Recently I made a mistake. I did not resist the urge to leap into a Facebook back-and-forth about the coal industry, the environment, and most importantly, the economy. You don’t have to be a native West Virginian to be troubled by what is going on, but I am both native and troubled. Status update soundbites can never give justice to the dynamics and complexities of West Virginia’s agonizing, heel-digging resistance to even talking about life outside the colonial economy of coal.
We need to talk about one thing above all others, and that is how seemingly impossible and yet absolutely necessary it is for our state to stop defining ourselves by a fading economy. I saw a quote today on the side of a building, it said, “You must do the things you think you cannot do.” Eleanor Roosevelt said this, and it is used in a wide range of human circumstances. West Virginia would do well to take these words to heart.
I am unaware of any other industry or profession where people are not expected to do what everyone else has to do, and that is figure out how to be employable in more than one field. It’s extremely difficult, but we all have to do it. Some people talk about coal miners as if they are some unique category of people who never have to adapt and figure out how to be relevant in a changing economy and find new work, ever. Underneath that way of thinking is a condescending attitude that they aren’t like everyone else because they aren’t smart enough or tough enough or modern enough or something. It drives me crazy because just the opposite is true.
If you want tough and adaptable and curious and indomitable, you want a West Virginia coal miner. These folks eat my fears for breakfast, and negotiate circumstances so deadly day after day it would finish most of us within 24 hours. There are families in West Virginia that go back generations who are built on the genetic and character codes of this kind of work, so please, don’t condescend to them. Ever. Not even for a vote.
The trouble is, while West Virginia’s future rests on the cannot-be-defeated nature of miners, what it does not rest on is out-of-state coal companies. This post is not about coal companies, but most people are aware that their reputations are much less glowing than the reps of miners themselves. Let’s leave it at that.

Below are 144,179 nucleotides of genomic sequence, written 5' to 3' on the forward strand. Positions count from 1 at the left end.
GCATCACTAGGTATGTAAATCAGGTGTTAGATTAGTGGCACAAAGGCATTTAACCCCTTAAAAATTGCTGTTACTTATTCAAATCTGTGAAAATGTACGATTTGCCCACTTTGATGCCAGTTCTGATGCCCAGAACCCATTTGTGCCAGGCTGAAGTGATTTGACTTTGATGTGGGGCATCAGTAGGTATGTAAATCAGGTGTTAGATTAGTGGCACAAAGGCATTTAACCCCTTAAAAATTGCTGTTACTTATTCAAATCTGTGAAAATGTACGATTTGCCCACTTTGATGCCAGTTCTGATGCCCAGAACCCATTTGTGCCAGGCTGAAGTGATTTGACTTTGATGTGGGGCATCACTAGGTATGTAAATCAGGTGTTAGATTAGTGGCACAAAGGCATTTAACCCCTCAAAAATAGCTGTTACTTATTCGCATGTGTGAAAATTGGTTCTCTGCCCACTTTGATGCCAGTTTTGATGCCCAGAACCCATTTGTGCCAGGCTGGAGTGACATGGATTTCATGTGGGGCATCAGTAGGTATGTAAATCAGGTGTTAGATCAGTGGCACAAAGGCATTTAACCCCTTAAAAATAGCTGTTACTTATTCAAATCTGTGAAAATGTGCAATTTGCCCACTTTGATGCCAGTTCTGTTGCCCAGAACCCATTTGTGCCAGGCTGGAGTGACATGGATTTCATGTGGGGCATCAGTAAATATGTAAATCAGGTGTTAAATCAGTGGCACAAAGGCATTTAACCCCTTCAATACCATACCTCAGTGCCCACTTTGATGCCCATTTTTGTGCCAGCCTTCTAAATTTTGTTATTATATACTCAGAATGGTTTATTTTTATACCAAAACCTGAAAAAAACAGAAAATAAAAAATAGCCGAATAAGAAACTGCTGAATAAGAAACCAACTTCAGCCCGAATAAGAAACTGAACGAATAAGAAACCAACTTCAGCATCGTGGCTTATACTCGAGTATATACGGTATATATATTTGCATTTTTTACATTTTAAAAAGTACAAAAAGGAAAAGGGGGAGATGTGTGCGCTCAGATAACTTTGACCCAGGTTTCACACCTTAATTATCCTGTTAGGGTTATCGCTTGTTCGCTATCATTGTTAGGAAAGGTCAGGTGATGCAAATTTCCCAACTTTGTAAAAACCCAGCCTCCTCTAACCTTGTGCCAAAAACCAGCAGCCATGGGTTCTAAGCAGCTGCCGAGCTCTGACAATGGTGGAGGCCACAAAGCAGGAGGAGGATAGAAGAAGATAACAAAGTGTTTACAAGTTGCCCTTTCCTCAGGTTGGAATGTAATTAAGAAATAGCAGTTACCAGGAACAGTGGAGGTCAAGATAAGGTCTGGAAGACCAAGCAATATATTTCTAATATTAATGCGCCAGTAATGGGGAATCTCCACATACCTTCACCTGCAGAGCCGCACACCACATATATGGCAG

In my Facebook comments, I compared the dynamics of the economic transitions ahead of us to the shock to the Old South with the end of plantations where the production was almost entirely from a system of slave labor. That was not a wise thing to pop up in a few lines in a real-time conversation, because it is so easily misunderstood. In no way am I comparing slavery to coal mining. I do believe, however, that there are valid opportunities to see West Virginia’s economic issues through the lens of the Old South if one can stay focused on the transition problems. I maintain they are relevant and potentially useful in bridging the gaps in public dialogue around us every day.
The language similarities are striking when thinking about comparisons between the Old South agricultural empire and West Virginia’s extractive industry economy . Threats to “our way of life” are common cries. People bring up their family trees, how long their family has been part of a work culture, and how the nation depends on the product to survive. Patriotism and morality are questioned. Families and friendships are strained and in some cases broken. Some people talk about the President of the United States as if he is an enemy of the state, and there is constant pressure to not say the wrong thing so as not to be labeled disloyal — to what, take your pick. You risk being disloyal to your beloved state and the commitment and even sacrifice of generations of miners if you question anything about the impact of the coal industry, and you risk being disloyal to your own children’s health and well-being for a few bucks if you don’t chain yourself to a tree.
Something’s gotta give.
It starts with talking about one thing with a laser sharp focus: The New Economy. No one stopped needing food and fibers when abolition became law, and no one is going to stop needing electricity when mountain top removal and even coal mining itself is no more. We must focus on what we need, and how we will continue to get it through new methods that meet the new information we have about the destructive contamination inherent in coal mining. Really smart people I’ve known all my life are turning a blind eye to what everyone outside of West Virginia knows without even trying — coal ash, mercury poisoning, degradation of streams and elimination of entire ecosystems are poised to do more than inconvenience a few fish. Even the most stubborn person out there has got to know in his or her heart that this is insanity.
We need to stop letting the coal industry define this debate. The WV Coal Association has one of the nicest, kindest men you will ever meet as its spokesman, and it does not matter. Personalities need to disappear from the conversation. I started by saying I am a native West Virginian, and that comes with a big guarantee — I will never give up on this place. I do everything I can to keep the conversation on a high level, but also on a level that matters. At the end of the day, in the Old South it did not matter, not even a little bit, how long anyone ran their farms a certain way. It needed to end, and people needed to have a higher vision for what they could do, how, and why. It took a Civil War and the near end of this country for people to get a clue.
Let’s not make the same mistakes.